Quantum Sails' Adrien de Belloy looks forward to the upcoming 2022 championship regattas and provides insight into preparing for the season.
In 2022, the European Championship in Hyeres, Southern France, will be followed by the World Championship in Monaco, bringing what is expected to be many J/70s to the area. The Yacht Club of Monaco is hoping for a fleet of 120 boats, and we are expecting approximately 90 boats in Hyeres. Many teams would like to compete in both events, so there is a bit of pressure on both clubs to expand their hosting capacities. Here are a few thoughts on these two championship regattas.
Preparing for Two Events in Venues with Different Weather Patterns and Conditions
Hyeres is known for its mistral in a sheltered bay, which means fast races on flat sea. Monaco is better known for light wind and choppy sea. Two very different sets of sailing skills are required for these venues. The European Championship is in mid-September, which makes the mistral likely to happen, or if the mistral is not present, a good sea breeze will save the day. There is more uncertainty about Monaco as it will take place the first week of October when strong easterly breezes can raise rather high seas with a short wave period. Pretty much anything can happen in these conditions, from a rodeo ride to flat sea and 15 knot southwesterly wind. The good thing about both venues is that there will be little traffic from other recreational vessels, which can be upsetting when racing.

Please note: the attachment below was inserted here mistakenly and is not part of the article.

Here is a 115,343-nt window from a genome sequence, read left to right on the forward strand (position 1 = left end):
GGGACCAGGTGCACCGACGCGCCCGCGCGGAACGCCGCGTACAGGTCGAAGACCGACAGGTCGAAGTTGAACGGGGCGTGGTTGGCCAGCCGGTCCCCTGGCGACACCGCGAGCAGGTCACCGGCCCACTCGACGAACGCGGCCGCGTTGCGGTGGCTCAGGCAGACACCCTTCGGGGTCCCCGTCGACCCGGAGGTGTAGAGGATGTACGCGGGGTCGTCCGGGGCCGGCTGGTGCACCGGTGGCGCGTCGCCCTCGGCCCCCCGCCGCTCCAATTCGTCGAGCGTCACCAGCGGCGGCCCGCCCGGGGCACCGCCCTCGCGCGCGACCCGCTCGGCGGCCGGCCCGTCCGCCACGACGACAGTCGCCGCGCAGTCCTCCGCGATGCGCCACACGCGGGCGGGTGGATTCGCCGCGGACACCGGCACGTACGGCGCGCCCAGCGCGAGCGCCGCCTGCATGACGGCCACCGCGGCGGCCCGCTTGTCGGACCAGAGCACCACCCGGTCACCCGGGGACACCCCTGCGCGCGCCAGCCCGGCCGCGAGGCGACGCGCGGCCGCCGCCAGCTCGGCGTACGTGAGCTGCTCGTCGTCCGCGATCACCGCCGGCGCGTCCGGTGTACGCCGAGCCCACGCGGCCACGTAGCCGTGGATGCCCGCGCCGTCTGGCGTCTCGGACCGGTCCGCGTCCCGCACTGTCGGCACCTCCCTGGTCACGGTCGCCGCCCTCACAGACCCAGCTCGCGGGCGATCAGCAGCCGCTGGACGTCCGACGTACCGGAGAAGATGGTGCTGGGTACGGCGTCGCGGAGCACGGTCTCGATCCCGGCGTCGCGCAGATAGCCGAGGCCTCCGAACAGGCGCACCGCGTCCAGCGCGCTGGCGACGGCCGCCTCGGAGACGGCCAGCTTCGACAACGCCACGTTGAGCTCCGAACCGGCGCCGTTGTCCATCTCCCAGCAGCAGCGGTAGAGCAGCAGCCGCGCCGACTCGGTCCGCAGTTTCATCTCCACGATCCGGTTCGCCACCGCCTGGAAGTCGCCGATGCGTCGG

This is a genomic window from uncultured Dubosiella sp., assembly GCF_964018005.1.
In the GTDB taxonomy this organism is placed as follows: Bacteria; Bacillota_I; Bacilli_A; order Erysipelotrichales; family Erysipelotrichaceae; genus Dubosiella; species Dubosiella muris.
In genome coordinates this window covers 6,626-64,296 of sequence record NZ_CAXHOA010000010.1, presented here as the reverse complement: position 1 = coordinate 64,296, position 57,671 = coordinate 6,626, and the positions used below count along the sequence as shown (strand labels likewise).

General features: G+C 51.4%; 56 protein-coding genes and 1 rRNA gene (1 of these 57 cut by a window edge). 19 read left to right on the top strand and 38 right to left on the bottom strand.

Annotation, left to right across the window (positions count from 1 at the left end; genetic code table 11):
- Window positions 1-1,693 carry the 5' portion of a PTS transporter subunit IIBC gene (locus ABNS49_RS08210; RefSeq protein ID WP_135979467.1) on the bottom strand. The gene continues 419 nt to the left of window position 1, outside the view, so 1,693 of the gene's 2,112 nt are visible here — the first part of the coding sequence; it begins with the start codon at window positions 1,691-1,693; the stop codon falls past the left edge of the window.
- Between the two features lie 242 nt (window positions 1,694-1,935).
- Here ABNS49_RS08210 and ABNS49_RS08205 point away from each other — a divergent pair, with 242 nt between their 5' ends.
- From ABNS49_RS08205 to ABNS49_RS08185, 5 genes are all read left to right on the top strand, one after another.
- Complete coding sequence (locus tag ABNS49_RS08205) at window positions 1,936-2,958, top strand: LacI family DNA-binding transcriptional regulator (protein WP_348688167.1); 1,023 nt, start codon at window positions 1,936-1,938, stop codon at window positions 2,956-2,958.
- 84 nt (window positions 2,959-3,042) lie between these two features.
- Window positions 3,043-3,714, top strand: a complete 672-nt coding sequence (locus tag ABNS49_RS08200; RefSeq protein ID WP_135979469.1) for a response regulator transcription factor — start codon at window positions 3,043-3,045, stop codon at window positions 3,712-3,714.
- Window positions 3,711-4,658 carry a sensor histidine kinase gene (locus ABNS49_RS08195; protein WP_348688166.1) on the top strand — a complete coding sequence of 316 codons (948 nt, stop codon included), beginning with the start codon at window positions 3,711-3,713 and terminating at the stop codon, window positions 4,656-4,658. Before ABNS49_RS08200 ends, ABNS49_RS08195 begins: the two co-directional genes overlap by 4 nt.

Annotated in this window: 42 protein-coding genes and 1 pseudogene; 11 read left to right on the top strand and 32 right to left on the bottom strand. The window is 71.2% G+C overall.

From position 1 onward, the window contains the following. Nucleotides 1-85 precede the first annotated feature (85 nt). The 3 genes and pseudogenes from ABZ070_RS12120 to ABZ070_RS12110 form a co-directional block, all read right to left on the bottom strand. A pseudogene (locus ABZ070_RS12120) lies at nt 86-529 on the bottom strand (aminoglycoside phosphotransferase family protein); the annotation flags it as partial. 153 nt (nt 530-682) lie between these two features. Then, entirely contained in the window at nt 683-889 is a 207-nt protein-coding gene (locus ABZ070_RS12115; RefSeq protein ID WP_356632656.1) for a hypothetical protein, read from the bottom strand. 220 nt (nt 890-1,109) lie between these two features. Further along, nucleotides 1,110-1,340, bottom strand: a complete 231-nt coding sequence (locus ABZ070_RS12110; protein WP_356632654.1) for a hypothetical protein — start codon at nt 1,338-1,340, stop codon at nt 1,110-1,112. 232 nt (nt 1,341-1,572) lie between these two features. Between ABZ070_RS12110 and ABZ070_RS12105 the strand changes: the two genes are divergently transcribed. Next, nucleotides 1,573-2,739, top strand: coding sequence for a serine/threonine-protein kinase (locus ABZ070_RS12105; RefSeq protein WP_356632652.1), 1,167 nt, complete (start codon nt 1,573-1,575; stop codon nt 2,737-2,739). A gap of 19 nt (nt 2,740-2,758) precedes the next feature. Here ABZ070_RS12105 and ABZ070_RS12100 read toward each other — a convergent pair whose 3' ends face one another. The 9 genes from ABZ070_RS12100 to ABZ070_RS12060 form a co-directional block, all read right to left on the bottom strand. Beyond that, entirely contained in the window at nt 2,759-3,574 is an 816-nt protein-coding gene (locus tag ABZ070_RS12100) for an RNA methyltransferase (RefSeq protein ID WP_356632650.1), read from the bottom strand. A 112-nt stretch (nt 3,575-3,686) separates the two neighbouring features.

To prepare for Europeans, come and sail during the winter at the Yacht Club of Monaco. It hosts one event a month − except in January − leading up to the Primo Cup the first weekend of March. Some of the best Italian teams compete in these regattas. Over the course of four events, you’ll have plenty of opportunities to get your marks in this rather tricky spot.
To be the best at Hyeres, training in strong gusty wind will be useful. Although Garda Lake is freshwater, this is still the best place to train in strong reliable wind. Going to Hyeres in early spring will also provide enough mistral time to get a feel for it. The complication of training here is that the wind may be too strong, far above class limit. There is also plenty of reading to do about past events and conditions in Hyeres, as the best dinghy sailors sail the SOF (Semaine Olympique Française) every year.
Rig Tuning in Monaco and Hyeres
Short, choppy sea in Monaco makes it difficult to get the boat going. You often need to sail one step lower than what you would normally sail given the wind strength. Be dynamic with your mainsheet trim to help keep you powered up and punching through the chop. Downwind, it can be hard to stabilize the asymmetric spinnaker, and it will take some practice to find the right angle. Make sure to get out on the water ahead of racing to get a feel for Monaco’s conditions.
Hyeres should be true to the tuning guide. It is known for prime racing conditions, so expect to race the full schedule. This will test your stamina, so it will be important to rest properly, avoid getting sunburned, and keep your hands in good conditions.
For all the racing coming up this season, you’ll need a good set of all-around sails. You’ll want to be comfortable with your sails so you can adapt quickly to any condition. The Quantum Sails J/70 team of experts, including Travis Odenbach, Victor Marino, Carlo Fracassoli, and Fernando Sallent, has worked hard to develop a reliable set of sails for this class. We used Quantum sails last season leading up to the European Championship in Copenhagen, and they paid off! If you have any questions about new sails, tuning, boat setup, or more information about preparing for these two venues, don’t hesitate to reach out. You can also access all of Quantum’s J/70 resources on our website.
I look forward to meeting you in Monaco this winter and at both championship events. See you on the water!